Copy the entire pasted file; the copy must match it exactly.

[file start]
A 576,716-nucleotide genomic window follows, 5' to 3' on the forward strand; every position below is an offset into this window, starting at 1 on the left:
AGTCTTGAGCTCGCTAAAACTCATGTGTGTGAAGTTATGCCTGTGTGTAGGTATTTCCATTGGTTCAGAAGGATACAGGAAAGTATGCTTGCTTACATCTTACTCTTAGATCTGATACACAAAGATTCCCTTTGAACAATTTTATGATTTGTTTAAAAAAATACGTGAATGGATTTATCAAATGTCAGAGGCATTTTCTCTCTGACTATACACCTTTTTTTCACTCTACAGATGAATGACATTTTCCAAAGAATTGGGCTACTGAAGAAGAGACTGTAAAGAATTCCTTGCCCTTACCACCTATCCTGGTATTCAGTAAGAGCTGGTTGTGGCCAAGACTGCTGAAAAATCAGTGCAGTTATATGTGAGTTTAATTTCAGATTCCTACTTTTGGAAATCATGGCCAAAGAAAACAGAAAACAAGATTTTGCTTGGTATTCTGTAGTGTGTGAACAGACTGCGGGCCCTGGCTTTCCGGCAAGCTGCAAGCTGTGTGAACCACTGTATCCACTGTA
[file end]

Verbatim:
A 576,716-nucleotide genomic window follows, 5' to 3' on the forward strand; every position below is an offset into this window, starting at 1 on the left:
AGTCTTGAGCTCGCTAAAACTCATGTGTGTGAAGTTATGCCTGTGTGTAGGTATTTCCATTGGTTCAGAAGGATACAGGAAAGTATGCTTGCTTACATCTTACTCTTAGATCTGATACACAAAGATTCCCTTTGAACAATTTTATGATTTGTTTAAAAAAATACGTGAATGGATTTATCAAATGTCAGAGGCATTTTCTCTCTGACTATACACCTTTTTTTCACTCTACAGATGAATGACATTTTCCAAAGAATTGGGCTACTGAAGAAGAGACTGTAAAGAATTCCTTGCCCTTACCACCTATCCTGGTATTCAGTAAGAGCTGGTTGTGGCCAAGACTGCTGAAAAATCAGTGCAGTTATATGTGAGTTTAATTTCAGATTCCTACTTTTGGAAATCATGGCCAAAGAAAACAGAAAACAAGATTTTGCTTGGTATTCTGTAGTGTGTGAACAGACTGCGGGCCCTGGCTTTCCGGCAAGCTGCAAGCTGTGTGAACCACTGTATCCACTGTA